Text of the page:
When she was just 12 years old, Samukelwekahle Gaelesiwe lost her mom to a short illness. But she clings on to the memories they created together for the short years she had her.
“You are the child of the universe, no lesser than the moon and the stars…you too deserve to shine.” She remembers this line clearly although it has been nine years. These are the words from a poem her mother used to recite to her. Although she recalls clearly the lines from her favourite poem, Gaelesiwe knows too well that her mother will never come back to her-this harsh reality has led to her believing that there is no such thing as dealing with grief.
“My mother believed in dreams and felt like she deserved all good things, she had a rough childhood but that didn’t stop her from dreaming. She believed she was like the moon and stars, and she too deserved to shine. And she truly did,” Gaelesiwe said during an interview with WeekendLife. She recalls how her mother’s passing instantly turned her into caretaker for her two younger siblings.
On opening up about the ordeal Gaelesiwe, said she believes that the only thing that can help her deal with her grief is if her mother were to come back to them. “The only way to deal with grief would be to bring back our loved ones and that is impossible, no words could better us or erase the pain and life in itself will keep reminding you every day that your loved one is gone”.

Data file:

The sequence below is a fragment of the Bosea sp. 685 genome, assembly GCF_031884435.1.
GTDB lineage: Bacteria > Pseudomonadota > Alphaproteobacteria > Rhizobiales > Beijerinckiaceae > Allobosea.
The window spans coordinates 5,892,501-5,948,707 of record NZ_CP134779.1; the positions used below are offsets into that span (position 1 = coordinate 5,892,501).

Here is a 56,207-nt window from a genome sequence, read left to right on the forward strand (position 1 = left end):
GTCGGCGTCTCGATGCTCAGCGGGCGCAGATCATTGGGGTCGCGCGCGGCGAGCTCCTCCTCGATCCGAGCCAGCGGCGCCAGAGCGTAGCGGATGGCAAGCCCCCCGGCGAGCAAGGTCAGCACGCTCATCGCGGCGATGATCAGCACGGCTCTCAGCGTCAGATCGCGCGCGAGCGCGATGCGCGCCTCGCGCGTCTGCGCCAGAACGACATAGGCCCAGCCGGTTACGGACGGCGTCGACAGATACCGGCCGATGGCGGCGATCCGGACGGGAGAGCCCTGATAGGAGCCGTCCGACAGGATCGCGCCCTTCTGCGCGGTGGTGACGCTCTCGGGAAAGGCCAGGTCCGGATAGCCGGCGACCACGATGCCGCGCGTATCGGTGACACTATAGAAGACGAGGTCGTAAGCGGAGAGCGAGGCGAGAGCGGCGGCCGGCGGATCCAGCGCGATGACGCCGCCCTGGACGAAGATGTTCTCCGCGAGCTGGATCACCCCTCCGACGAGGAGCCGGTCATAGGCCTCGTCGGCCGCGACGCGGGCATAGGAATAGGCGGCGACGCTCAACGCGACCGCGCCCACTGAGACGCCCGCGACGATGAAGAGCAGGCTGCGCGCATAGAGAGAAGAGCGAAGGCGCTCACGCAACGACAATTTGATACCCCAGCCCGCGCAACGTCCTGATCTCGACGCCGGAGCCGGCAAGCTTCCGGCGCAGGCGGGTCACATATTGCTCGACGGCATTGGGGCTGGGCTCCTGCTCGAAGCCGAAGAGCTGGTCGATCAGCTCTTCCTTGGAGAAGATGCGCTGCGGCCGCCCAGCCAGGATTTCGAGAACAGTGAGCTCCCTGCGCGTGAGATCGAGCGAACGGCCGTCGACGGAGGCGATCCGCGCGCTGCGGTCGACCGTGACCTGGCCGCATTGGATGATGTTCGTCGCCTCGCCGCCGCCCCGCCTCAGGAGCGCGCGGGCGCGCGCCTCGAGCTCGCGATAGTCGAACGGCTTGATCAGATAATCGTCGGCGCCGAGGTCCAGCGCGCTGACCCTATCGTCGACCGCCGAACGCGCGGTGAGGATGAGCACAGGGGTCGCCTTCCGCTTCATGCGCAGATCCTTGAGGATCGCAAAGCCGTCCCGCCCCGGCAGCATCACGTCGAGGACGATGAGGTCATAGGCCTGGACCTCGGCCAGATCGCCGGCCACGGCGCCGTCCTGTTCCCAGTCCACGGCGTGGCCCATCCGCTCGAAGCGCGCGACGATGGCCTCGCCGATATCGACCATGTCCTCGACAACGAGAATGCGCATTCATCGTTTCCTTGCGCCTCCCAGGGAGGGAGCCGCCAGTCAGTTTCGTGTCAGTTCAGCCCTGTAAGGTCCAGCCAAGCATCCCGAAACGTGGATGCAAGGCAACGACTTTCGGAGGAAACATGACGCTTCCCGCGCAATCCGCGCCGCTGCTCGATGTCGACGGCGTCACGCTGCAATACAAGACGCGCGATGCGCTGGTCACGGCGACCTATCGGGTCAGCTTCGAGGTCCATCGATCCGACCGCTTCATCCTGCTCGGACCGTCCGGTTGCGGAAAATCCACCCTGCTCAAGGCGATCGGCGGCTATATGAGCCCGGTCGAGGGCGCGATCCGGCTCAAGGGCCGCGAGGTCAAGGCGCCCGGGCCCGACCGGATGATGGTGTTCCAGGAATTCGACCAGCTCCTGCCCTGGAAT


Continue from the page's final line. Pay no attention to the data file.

According to Dr. Sithandazile Msimanga-Ramatebele, a Counselling and Psychology lecturer at the University of Botswana the loss of a loved one can be painful and bring about feelings of and an experience of negative reactions in the weeks and months or for however long period following the loss of a loved one: among them, sadness, difficulty sleeping, painful reminders of the person, activities once shared and anger as well.
She however explains grief as a normal and natural process/or reaction to a significant loss or of any kind be it as a result of a cause such as death of a loved one. “However people deal with grief differently due to an array of reasons which include contributing factors such as age, level of resilience, religion, nature of the loss and the level of attachment towards the deceased,” she explained.
Msimanga-Ramatebele stated that one’s level of resilience depends on support from friends and family or the way one was brought up, “upbringing can be a contributing factor in terms of the way one was taught to use internal strength to conquer external circumstances,” she said. Other factors she explained are the level of attachment in regards to emotional connection (the level of the relationship) and financial support from the deceased, as well as the nature of the death of the loved one(if sudden death or a pro-longed sickness).